By Janell Muhammad
Social Media Specialist
As PBGC takes part in National Save for Retirement Week, one employee reflects on the generation gap between Boomers and XYs in the quest for a secure retirement.
Working always has been a privilege and an honor for me. From the moment I was legally able, which in my case was the age of 13, I have held a job. As part of my duties, I have perfected the ice cream cone, salted McDonald's world-famous French fries, and advised young ladies on wardrobe choices at Loft. Whether part-time or full-time, after school or on the weekends, as a teenager, work kept me busy.
Today, I work for an agency focused on retirement. Considering the people we serve at PBGC, I pondered what it meant beyond being a federal employee.
Confused about saving for retirement? Or have you been procrastinating on getting started? Here's a recommendation on how to begin.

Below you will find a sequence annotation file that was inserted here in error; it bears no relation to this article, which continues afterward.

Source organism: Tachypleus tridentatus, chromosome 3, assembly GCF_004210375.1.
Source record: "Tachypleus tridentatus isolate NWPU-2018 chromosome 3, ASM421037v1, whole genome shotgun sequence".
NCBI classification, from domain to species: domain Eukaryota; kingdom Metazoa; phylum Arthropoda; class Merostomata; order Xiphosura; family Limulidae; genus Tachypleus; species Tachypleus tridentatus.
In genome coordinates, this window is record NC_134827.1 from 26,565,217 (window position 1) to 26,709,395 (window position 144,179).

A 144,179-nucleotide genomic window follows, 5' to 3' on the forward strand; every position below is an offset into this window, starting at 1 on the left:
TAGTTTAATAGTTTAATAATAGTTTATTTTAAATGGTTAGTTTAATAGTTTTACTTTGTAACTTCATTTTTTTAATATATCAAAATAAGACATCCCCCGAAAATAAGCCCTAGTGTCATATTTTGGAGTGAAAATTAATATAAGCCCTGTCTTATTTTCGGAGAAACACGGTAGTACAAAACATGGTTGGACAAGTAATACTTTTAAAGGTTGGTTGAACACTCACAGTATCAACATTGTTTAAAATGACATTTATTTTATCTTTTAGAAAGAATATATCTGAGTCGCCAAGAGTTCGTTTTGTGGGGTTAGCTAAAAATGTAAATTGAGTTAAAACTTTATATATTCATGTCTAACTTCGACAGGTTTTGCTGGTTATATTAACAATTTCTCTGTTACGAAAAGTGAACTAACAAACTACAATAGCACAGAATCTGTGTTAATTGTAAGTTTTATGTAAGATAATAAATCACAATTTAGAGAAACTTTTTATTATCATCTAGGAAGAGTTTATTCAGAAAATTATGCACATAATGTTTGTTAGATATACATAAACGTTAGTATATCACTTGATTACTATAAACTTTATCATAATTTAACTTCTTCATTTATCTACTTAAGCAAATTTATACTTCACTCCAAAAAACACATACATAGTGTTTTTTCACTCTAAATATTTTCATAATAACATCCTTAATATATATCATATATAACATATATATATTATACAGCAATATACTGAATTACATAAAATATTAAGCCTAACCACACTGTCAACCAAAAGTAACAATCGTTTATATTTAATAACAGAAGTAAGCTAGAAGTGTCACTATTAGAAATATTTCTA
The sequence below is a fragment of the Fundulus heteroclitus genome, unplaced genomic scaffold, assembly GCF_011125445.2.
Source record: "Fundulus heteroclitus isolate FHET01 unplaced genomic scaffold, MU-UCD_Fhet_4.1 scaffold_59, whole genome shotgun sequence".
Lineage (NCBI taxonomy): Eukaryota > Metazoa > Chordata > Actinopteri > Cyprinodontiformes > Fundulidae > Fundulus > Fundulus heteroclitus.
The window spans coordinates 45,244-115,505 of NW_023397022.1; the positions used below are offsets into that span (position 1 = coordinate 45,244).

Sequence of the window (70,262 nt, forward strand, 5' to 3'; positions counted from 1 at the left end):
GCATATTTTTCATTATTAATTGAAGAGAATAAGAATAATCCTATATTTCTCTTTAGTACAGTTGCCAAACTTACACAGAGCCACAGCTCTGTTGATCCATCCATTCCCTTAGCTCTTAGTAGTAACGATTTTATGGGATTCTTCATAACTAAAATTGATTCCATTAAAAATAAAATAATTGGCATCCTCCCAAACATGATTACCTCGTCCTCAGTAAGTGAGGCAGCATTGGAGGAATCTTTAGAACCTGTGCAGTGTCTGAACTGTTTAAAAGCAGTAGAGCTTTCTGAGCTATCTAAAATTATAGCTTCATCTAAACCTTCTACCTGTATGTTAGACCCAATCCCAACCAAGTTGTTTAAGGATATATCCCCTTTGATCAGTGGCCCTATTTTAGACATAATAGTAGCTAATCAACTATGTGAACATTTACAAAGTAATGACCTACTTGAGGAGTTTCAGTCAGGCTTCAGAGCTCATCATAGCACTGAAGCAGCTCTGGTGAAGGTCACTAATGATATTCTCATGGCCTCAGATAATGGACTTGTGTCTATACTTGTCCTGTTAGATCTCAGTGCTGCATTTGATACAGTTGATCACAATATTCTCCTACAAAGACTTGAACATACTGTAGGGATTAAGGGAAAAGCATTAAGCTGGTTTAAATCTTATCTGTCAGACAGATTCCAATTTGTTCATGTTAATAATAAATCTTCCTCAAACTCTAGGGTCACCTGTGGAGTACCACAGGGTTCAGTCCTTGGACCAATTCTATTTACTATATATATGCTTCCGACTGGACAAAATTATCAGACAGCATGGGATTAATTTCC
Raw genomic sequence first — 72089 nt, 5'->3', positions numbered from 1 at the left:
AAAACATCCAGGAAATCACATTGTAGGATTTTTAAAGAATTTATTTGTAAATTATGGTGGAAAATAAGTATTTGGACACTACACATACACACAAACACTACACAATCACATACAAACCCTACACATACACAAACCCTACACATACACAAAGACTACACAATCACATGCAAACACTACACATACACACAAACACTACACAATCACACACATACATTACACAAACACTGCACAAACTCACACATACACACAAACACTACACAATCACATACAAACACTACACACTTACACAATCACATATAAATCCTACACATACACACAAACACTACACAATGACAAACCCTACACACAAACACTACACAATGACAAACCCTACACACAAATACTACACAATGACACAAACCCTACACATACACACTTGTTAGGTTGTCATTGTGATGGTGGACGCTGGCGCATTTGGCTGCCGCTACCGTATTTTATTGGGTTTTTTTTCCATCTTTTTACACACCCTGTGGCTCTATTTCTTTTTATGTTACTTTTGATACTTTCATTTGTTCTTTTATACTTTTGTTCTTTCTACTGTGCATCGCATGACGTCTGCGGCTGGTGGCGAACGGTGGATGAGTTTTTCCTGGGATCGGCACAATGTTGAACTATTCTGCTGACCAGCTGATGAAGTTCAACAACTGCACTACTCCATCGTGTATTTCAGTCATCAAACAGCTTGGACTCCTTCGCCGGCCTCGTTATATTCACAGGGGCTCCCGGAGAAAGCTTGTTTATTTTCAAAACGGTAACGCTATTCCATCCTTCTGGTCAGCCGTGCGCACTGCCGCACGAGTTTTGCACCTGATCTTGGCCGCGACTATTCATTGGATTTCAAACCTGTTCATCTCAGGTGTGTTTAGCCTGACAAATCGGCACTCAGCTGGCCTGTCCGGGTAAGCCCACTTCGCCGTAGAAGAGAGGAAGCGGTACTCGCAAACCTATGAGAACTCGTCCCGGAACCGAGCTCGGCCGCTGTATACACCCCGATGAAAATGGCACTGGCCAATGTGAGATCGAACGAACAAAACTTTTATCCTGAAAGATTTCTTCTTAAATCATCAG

Last year, Time magazine ran a top 10 hit list to improve your financial health. Coming in at number three: "Put 10% of Your Income Toward Retirement." One of the experts in the piece suggests that saving and investing at least 10 percent of your income no matter how much you make will put you on the right path.
In April, the retirement publication, PlanSponsor, echoed this approach with the headline, "Households Saving 10% on Track for Retirement." The piece was based on findings from a Lifetime Income Survey by Putnam Investments. "Overall, the study found that American households deferring 10% or more of their income to retirement savings are on track to replace more than 106% of pre-retirement income."
So if you've been putting off saving for retirement and don't know where to begin, start putting away 10% and grow your nest egg from there.
A lot of jobs only offer a 401(k)-style plan to new employees – worse yet, most employees don't have a workplace retirement plan at all.
But there's good news too: about 75 million Americans, and their families, can still rely on lifetime income from a defined benefit pension plan. That's income that they'll get no matter how long they live, and no matter what happens in the markets.